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    Pennsylvania Store Owners Denounce Tobacco Proposal

    Measure to require $500-a-year tobacco permit for Allegheny County retailers is "unacceptable."

    A new proposal to combat youth smoking that would require convenience store retailers to buy a $500-a-year tobacco permit from Allegheny County was called "unacceptable" by retailers yesterday who vowed to fight it.

    The rules, proposed last week by County Councilman Mike Crossey, (D- Mt. Lebanon), develop a set of penalties for stores and clerks who sell cigarettes to children, as well as for youths who make illegal purchases, according to the Pittsburgh Tribune-Review.

    But a provision in Crossey's proposal requiring stores to buy a tobacco permit -- and risk its loss for repeated sales to children -- is "absolutely, positively unacceptable," said Edward Szalankiewicz, director of operations for Pittsburgh-based Co-Go's Co.

    The company, which operates 50 of its 60 convenience stores in Allegheny County, would have to spend about $25,000 on permits. "We are being buried in fees that never used to be there. ... Our industry will mount a major effort to fight this," Szalankiewicz said.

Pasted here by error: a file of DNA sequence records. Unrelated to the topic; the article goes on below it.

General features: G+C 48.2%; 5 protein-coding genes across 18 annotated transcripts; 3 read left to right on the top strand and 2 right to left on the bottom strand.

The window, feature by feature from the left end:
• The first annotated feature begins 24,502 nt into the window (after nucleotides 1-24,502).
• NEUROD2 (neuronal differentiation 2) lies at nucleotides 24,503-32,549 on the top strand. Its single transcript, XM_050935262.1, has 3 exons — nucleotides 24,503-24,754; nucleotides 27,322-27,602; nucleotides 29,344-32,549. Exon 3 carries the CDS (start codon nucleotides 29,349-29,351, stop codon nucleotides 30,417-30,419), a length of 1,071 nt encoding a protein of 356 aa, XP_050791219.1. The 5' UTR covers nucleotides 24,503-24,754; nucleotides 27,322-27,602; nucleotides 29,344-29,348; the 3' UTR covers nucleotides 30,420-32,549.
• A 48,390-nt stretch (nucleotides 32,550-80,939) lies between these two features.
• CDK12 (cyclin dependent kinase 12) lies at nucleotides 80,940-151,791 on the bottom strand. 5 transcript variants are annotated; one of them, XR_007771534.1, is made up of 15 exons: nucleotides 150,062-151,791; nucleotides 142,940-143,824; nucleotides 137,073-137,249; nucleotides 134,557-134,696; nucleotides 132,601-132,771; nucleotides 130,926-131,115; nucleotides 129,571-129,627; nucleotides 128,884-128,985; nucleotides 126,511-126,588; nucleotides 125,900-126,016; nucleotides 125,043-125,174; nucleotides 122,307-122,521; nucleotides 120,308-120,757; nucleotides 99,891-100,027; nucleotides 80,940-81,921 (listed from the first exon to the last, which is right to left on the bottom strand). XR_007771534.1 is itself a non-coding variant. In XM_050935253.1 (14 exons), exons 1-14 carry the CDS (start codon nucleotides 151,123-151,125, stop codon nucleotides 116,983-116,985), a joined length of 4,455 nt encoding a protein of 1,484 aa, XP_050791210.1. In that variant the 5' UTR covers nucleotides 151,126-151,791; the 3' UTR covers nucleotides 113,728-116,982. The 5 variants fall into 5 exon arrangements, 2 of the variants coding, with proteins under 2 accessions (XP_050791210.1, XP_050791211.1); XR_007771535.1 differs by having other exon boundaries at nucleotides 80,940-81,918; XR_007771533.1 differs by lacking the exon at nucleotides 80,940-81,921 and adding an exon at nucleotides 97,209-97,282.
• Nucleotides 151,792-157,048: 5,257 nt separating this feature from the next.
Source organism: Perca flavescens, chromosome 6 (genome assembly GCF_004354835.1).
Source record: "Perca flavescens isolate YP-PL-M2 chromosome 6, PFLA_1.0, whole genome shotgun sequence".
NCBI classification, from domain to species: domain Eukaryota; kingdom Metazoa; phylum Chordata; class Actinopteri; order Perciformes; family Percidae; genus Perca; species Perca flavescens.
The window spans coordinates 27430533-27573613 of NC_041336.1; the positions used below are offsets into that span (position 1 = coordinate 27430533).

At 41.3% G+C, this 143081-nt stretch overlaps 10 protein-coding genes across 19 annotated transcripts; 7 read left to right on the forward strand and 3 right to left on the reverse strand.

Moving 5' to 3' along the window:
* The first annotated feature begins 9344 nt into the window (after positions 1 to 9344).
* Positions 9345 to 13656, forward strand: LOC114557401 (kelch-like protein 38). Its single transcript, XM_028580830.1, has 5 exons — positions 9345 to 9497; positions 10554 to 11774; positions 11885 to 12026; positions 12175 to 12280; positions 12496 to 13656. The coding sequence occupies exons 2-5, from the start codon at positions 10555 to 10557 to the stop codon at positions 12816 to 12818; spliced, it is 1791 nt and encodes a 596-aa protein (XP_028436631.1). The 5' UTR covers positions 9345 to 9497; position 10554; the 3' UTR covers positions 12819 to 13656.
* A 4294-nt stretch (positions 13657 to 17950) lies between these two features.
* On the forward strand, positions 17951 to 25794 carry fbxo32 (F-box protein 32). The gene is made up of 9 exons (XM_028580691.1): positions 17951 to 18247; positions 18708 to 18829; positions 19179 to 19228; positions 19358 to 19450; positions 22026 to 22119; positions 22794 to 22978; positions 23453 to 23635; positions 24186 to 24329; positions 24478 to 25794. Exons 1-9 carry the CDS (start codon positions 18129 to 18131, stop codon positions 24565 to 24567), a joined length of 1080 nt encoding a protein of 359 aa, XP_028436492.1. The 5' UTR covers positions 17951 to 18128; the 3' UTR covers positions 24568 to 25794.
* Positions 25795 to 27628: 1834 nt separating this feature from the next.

He called Crossey's proposal an "end run" around an earlier anti-smoking law, rejected 14-1 by county lawmakers in March.

    Under Crossey's plan stores selling tobacco to minors would face a $300 fine for the first offense, a $450 fine for a second offense, a $600 fine and one-month loss of the tobacco permit for a third offense, and a $1,000 fine and six-month permit loss for a fourth offense.

    Clerks involved in illegal sales would face a $100 fine for the first offense, $150 for a second offense, $200 for a third offense and $300 for a fourth offense. After the first offense, clerks would have to participate in a tobacco awareness program. After the third offense, they would face mandatory community service in a cancer-related health facility.

    Children who buy cigarettes also face fines under Crossey's proposal: $50, first offense; $75, second offense; $100, third offense; and $150, fourth offense. They also would face mandatory tobacco awareness training and community service in a cancer-related facility. The bill will be voted on in June.

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